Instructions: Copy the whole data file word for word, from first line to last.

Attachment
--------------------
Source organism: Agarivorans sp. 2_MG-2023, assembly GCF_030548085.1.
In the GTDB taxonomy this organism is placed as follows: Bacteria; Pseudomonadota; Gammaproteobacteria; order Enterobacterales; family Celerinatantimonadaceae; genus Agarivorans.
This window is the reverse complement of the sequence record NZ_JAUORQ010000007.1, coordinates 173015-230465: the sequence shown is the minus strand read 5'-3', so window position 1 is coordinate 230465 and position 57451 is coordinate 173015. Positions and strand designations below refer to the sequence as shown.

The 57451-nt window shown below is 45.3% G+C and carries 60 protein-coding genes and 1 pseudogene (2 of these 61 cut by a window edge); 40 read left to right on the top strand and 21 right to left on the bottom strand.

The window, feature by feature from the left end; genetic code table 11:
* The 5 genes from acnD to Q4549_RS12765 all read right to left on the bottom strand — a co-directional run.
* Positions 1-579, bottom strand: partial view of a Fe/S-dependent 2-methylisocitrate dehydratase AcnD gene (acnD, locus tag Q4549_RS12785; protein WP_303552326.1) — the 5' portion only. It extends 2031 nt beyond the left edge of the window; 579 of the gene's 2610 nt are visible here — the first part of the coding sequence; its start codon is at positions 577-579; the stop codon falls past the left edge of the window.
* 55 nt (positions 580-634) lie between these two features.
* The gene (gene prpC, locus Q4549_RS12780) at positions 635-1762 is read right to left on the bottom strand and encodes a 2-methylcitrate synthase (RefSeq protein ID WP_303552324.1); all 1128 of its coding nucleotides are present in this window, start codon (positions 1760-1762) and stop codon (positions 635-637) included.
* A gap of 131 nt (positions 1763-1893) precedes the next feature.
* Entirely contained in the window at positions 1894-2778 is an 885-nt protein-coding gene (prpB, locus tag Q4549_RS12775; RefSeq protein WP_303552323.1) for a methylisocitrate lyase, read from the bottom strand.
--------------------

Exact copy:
Source organism: Agarivorans sp. 2_MG-2023, assembly GCF_030548085.1.
In the GTDB taxonomy this organism is placed as follows: Bacteria; Pseudomonadota; Gammaproteobacteria; order Enterobacterales; family Celerinatantimonadaceae; genus Agarivorans.
This window is the reverse complement of the sequence record NZ_JAUORQ010000007.1, coordinates 173015-230465: the sequence shown is the minus strand read 5'-3', so window position 1 is coordinate 230465 and position 57451 is coordinate 173015. Positions and strand designations below refer to the sequence as shown.

The 57451-nt window shown below is 45.3% G+C and carries 60 protein-coding genes and 1 pseudogene (2 of these 61 cut by a window edge); 40 read left to right on the top strand and 21 right to left on the bottom strand.

The window, feature by feature from the left end; genetic code table 11:
* The 5 genes from acnD to Q4549_RS12765 all read right to left on the bottom strand — a co-directional run.
* Positions 1-579, bottom strand: partial view of a Fe/S-dependent 2-methylisocitrate dehydratase AcnD gene (acnD, locus tag Q4549_RS12785; protein WP_303552326.1) — the 5' portion only. It extends 2031 nt beyond the left edge of the window; 579 of the gene's 2610 nt are visible here — the first part of the coding sequence; its start codon is at positions 577-579; the stop codon falls past the left edge of the window.
* 55 nt (positions 580-634) lie between these two features.
* The gene (gene prpC, locus Q4549_RS12780) at positions 635-1762 is read right to left on the bottom strand and encodes a 2-methylcitrate synthase (RefSeq protein ID WP_303552324.1); all 1128 of its coding nucleotides are present in this window, start codon (positions 1760-1762) and stop codon (positions 635-637) included.
* A gap of 131 nt (positions 1763-1893) precedes the next feature.
* Entirely contained in the window at positions 1894-2778 is an 885-nt protein-coding gene (prpB, locus tag Q4549_RS12775; RefSeq protein WP_303552323.1) for a methylisocitrate lyase, read from the bottom strand.